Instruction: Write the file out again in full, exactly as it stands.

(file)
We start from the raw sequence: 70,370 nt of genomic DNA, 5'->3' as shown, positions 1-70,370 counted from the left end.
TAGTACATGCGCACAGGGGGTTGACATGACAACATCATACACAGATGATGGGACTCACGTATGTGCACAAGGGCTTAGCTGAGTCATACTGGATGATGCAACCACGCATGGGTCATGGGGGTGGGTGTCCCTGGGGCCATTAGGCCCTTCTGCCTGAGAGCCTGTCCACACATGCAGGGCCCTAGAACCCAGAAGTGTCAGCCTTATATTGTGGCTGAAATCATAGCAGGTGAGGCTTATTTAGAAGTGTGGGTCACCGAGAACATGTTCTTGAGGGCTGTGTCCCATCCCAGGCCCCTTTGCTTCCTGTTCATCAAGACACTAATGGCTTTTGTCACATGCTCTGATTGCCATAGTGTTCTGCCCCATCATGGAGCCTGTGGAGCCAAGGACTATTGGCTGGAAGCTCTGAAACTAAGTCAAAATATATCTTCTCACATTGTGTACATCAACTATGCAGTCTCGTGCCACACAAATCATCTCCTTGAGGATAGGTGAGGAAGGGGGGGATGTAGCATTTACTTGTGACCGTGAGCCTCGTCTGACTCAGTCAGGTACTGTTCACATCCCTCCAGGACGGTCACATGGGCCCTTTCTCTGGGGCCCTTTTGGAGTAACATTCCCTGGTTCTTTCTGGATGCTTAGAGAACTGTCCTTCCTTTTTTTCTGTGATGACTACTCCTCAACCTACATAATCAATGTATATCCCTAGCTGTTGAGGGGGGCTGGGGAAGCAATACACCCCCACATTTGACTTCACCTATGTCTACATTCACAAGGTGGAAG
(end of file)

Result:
We start from the raw sequence: 70,370 nt of genomic DNA, 5'->3' as shown, positions 1-70,370 counted from the left end.
TAGTACATGCGCACAGGGGGTTGACATGACAACATCATACACAGATGATGGGACTCACGTATGTGCACAAGGGCTTAGCTGAGTCATACTGGATGATGCAACCACGCATGGGTCATGGGGGTGGGTGTCCCTGGGGCCATTAGGCCCTTCTGCCTGAGAGCCTGTCCACACATGCAGGGCCCTAGAACCCAGAAGTGTCAGCCTTATATTGTGGCTGAAATCATAGCAGGTGAGGCTTATTTAGAAGTGTGGGTCACCGAGAACATGTTCTTGAGGGCTGTGTCCCATCCCAGGCCCCTTTGCTTCCTGTTCATCAAGACACTAATGGCTTTTGTCACATGCTCTGATTGCCATAGTGTTCTGCCCCATCATGGAGCCTGTGGAGCCAAGGACTATTGGCTGGAAGCTCTGAAACTAAGTCAAAATATATCTTCTCACATTGTGTACATCAACTATGCAGTCTCGTGCCACACAAATCATCTCCTTGAGGATAGGTGAGGAAGGGGGGGATGTAGCATTTACTTGTGACCGTGAGCCTCGTCTGACTCAGTCAGGTACTGTTCACATCCCTCCAGGACGGTCACATGGGCCCTTTCTCTGGGGCCCTTTTGGAGTAACATTCCCTGGTTCTTTCTGGATGCTTAGAGAACTGTCCTTCCTTTTTTTCTGTGATGACTACTCCTCAACCTACATAATCAATGTATATCCCTAGCTGTTGAGGGGGGCTGGGGAAGCAATACACCCCCACATTTGACTTCACCTATGTCTACATTCACAAGGTGGAAG